Letter from US Attorney based on misinformation.

Letter from Kevin VanderSchel claiming statute of limitations has expired.

I have never claimed my damages occurred in 2003-2005, that is when the illegal property redevelopment was going on. My allegations of conspiracy against rights and deprivation of rights under color of law began in 2005 with the most recent occurring in April 2017. If anyone actually felt they had a duty to actually read my complaint there would be no mistaking of timelines.  But in this case we rely on what someone who was not interested in the first place tell their version of the story to a third party. That is hearsay, which is not evidence that is allowed in court or in any reasonable investigation. Mr. VanderSchel, how about I send a copy of my complaint directly to you. You read the entire complaint and then you may be more able to base a decision on what the complaint states. Your information is incorrect. I should not have to continue to beg for justice based on people being misinformed as to that the evidence supports. 

I contacted Senator Grassley in 2007, he forwarded my information to the FBI. Are you telling me it has taken 11 years for my case to get from the Senator to the hands of the US attorney and the information is not based on the information in the written complaint I submitted to the local FBI agent. This local agent told me 3 different versions of what would happen after I submitted my complaint to him. I do not have any evidence that he even submitted my written complaint. I have evidence that the most recent act of conspiracy happened in April 2017 well within the statute of limitations. I have not been negligent in anyway of not submitting timely complaints. How in the hell does it take 11 years for a complaint to get from a Senator to a US Attorney.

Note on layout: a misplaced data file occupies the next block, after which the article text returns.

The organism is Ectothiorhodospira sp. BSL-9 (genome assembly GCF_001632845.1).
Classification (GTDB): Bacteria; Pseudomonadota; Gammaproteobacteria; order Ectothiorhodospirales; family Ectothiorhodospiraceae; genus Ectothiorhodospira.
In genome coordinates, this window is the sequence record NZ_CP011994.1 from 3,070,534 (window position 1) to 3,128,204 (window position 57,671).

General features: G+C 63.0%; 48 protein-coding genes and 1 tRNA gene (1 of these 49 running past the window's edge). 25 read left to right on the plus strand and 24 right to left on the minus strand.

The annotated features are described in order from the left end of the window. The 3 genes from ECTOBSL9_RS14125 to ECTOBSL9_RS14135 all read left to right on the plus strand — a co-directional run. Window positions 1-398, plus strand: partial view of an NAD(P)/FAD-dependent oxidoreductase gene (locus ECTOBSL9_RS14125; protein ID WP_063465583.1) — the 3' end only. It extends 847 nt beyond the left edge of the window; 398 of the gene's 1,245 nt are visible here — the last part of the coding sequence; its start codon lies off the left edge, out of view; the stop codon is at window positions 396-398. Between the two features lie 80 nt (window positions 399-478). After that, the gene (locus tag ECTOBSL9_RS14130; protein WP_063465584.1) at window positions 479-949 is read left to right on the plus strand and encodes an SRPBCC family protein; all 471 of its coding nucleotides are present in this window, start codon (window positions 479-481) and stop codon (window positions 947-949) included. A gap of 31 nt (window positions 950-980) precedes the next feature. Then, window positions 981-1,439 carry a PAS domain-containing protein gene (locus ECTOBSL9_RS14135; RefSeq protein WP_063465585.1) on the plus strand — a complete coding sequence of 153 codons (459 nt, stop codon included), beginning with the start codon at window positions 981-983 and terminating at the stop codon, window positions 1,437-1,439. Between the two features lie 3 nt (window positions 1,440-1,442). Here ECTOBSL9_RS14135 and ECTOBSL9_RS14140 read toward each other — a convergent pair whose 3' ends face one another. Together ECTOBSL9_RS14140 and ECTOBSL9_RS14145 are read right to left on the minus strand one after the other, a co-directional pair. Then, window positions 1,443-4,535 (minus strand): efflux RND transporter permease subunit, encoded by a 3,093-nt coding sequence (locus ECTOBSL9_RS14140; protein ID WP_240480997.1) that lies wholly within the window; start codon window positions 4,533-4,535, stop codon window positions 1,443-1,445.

Somebody has some splanin to do. Where is the written complaint I submitted to the local FBI?

652. STATUTE OF LIMITATIONS FOR CONSPIRACY

Conspiracy is a continuing offense. For statutes such as 18 U.S.C. § 371, which require an overt act in furtherance of the conspiracy, the statute of limitations begins to run on the date of the last overt act. See Fiswick v. United States, 329 U.S. 211 (1946); United States v. Butler, 792 F.2d 1528 (11th Cir. 1986). For conspiracy statutes which do not require proof of an overt act, such as RICO (18 U.S.C. § 1961) or 21 U.S.C. § 846, the government must allege and prove that the conspiracy continued into the limitations period. The crucial question in this regard is the scope of the conspiratorial agreement, and the conspiracy is deemed to continue until its purpose has been achieved or abandoned. See United States v. Northern Imp. Co., 814 F.2d 540 (8th Cir. 1987); United States v. Coia, 719 F.2d 1120 (11th Cir. 1983), cert. denied, 466 U.S. 973 (1984).

An individual’s “withdrawal” from a conspiracy starts the statute of limitations running as to that individual. “Withdrawal” from a conspiracy for this purpose means that the conspirator must take affirmative action by making a clean breast to the authorities or communicating his or her disassociation to the other conspirators. See United States v. Gonzalez, 797 F.2d 915 (10th Cir. 1986).

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